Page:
(Click here to read a copy of the complete LLC agreement.)
The lower court, in a decision dated May 28, 2010, dismissed all of Kagan’s claims except those for breach of the LLC agreements. As to the fiduciary breach claims, the lower court based dismissal not on the exculpatory language in § 7.10, but solely on the ground that the allegations of fiduciary breach mirrored the contract breach claims.
Both sides appealed to the Appellate Division, First Department, which handed down its decision late last month. The five judges on the panel unanimously agreed that the lower court erred by not dismissing the contract claims against the member managers, including the claim for breach of implied duty of good faith and fair dealing, under the exculpatory provision in § 7.10. The panel also unanimously affirmed the dismissal of the remaining claims with the exception of those for fiduciary breach as to which three judges voted for dismissal and two voted against.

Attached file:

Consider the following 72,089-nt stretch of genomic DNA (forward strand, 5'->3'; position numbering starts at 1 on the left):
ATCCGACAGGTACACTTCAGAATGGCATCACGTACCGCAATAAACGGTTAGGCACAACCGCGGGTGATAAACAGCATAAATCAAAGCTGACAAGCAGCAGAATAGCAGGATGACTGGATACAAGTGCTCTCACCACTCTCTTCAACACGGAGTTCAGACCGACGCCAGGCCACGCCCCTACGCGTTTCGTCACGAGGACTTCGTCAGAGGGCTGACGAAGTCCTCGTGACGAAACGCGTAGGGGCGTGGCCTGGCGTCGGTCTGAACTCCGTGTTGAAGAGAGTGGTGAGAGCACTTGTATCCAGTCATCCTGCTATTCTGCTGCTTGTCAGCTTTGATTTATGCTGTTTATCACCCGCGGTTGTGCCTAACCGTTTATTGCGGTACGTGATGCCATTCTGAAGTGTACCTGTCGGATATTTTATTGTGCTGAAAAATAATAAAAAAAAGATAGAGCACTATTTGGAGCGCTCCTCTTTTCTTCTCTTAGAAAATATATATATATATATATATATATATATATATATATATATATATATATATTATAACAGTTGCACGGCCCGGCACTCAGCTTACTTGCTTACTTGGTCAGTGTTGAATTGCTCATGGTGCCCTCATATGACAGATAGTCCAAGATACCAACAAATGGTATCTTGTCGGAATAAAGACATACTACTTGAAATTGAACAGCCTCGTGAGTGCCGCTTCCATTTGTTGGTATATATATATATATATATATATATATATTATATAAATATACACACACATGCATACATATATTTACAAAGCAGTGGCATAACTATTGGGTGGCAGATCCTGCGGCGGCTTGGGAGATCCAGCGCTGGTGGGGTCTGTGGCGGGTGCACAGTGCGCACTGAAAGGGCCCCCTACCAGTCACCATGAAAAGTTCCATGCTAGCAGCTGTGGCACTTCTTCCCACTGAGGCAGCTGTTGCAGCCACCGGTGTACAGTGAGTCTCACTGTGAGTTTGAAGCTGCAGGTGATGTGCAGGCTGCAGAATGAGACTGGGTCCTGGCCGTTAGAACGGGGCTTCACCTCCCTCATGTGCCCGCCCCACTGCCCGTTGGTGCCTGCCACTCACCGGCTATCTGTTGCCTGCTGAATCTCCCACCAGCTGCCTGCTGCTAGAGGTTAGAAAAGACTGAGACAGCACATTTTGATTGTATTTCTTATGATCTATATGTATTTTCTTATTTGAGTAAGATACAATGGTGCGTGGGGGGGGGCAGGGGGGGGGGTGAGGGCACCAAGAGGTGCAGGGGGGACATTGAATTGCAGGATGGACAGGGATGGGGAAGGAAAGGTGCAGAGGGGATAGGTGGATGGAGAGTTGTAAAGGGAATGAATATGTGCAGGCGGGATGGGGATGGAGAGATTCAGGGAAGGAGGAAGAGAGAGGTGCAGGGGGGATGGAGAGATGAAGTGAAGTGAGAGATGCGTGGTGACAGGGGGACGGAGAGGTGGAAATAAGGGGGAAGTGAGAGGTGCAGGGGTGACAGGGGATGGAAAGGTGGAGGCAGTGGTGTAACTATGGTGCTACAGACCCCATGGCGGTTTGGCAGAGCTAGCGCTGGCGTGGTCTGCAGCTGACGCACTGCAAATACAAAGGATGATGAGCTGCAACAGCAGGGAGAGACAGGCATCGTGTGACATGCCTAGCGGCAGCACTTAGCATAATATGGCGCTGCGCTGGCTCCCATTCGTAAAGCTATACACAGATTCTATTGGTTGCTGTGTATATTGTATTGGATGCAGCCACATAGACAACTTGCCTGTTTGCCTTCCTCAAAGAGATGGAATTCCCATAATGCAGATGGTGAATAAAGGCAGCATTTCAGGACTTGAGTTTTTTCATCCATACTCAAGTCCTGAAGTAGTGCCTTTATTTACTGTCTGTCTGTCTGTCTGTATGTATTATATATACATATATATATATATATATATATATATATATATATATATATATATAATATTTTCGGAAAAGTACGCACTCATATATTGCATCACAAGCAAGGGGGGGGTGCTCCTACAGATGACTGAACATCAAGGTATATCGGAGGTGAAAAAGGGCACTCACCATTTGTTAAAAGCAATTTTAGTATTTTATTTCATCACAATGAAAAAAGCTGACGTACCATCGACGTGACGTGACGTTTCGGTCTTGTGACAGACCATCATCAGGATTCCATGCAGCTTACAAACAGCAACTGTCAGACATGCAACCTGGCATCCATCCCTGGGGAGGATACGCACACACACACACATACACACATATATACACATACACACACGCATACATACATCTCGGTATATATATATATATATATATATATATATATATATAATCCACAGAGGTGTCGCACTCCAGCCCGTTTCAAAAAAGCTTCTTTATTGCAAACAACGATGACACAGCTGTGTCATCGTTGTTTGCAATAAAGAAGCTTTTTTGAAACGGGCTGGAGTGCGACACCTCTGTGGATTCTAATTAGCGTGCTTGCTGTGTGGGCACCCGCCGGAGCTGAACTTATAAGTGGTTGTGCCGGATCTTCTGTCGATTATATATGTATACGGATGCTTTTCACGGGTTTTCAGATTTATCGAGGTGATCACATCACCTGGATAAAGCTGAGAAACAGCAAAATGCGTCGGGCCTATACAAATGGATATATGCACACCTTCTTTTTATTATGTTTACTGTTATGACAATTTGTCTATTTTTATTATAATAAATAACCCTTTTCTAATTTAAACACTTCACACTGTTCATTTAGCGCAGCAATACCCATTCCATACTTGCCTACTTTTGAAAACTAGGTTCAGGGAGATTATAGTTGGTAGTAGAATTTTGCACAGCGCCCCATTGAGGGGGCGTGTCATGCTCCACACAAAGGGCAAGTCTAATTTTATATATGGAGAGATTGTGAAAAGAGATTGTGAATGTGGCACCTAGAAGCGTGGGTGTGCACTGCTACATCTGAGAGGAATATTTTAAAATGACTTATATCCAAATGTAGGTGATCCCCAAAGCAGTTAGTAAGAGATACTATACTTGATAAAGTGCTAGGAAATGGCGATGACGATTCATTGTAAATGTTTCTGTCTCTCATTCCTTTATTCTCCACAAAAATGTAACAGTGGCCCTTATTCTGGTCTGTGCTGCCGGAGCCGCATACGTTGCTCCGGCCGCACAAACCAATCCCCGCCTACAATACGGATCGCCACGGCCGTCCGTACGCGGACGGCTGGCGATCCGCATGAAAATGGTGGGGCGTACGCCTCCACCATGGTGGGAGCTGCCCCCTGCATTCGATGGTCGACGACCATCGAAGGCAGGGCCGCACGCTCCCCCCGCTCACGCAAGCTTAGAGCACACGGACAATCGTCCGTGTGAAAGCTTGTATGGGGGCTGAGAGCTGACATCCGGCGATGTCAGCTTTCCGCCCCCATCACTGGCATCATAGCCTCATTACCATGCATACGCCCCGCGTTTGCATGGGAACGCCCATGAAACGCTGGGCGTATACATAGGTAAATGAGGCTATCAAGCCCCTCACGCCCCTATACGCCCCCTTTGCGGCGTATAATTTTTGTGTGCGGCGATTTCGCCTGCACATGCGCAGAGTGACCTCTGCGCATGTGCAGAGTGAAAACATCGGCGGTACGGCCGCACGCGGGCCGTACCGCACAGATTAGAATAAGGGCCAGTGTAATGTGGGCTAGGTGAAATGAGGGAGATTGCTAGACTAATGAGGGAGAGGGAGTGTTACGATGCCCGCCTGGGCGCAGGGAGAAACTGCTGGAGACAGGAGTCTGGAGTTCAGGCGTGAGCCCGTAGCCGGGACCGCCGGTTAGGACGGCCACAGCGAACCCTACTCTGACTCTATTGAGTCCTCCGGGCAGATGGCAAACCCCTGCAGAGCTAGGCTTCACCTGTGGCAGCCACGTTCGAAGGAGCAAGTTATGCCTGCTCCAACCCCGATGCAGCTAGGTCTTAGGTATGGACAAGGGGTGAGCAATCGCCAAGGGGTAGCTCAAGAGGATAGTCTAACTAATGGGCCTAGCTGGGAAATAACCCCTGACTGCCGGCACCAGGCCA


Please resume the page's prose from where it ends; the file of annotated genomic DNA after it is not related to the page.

Justice Catterson’s Majority Opinion
The majority opinion, authored by Associate Justice James M. Catterson and joined by Associate Justices David B. Saxe and Sallie Manzanet-Daniels, concludes that the lower court properly dismissed the fiduciary breach claims under Delaware case law holding that when “the same facts that underlie [a plaintiff’s] contract claim also form the basis of plaintiff’s fiduciary claim, the fiduciary claim is precluded” (citing Gale v. Bershad, 1998 WL 118022, 1998 Del Ch LEXIS 37 (Del. Ch. 1998), and other cases). Since the defendant managers’ obligation “to properly calculate and distribute monies owed to the plaintiff arises out of the LLC agreements,” Justice Catterson writes, the plaintiff’s fiduciary claims “are substantially identical to the breach of contract claims [and] were properly dismissed.”
The majority opinion next addresses the dissent’s view that Delaware law requires “explicit elimination or restriction of fiduciary duties otherwise such duties apply by default . . .” (italics in original). Justice Catterson offers that the dissent’s view is based on the mistaken “belief that ‘explicit’ requires such elimination or restriction to be written into an agreement in haec verba.” The provision for manager’s duties set forth in § 7.9 (“The Managers shall act in good faith and in the best interest of the Company”), Justice Catterson reasons,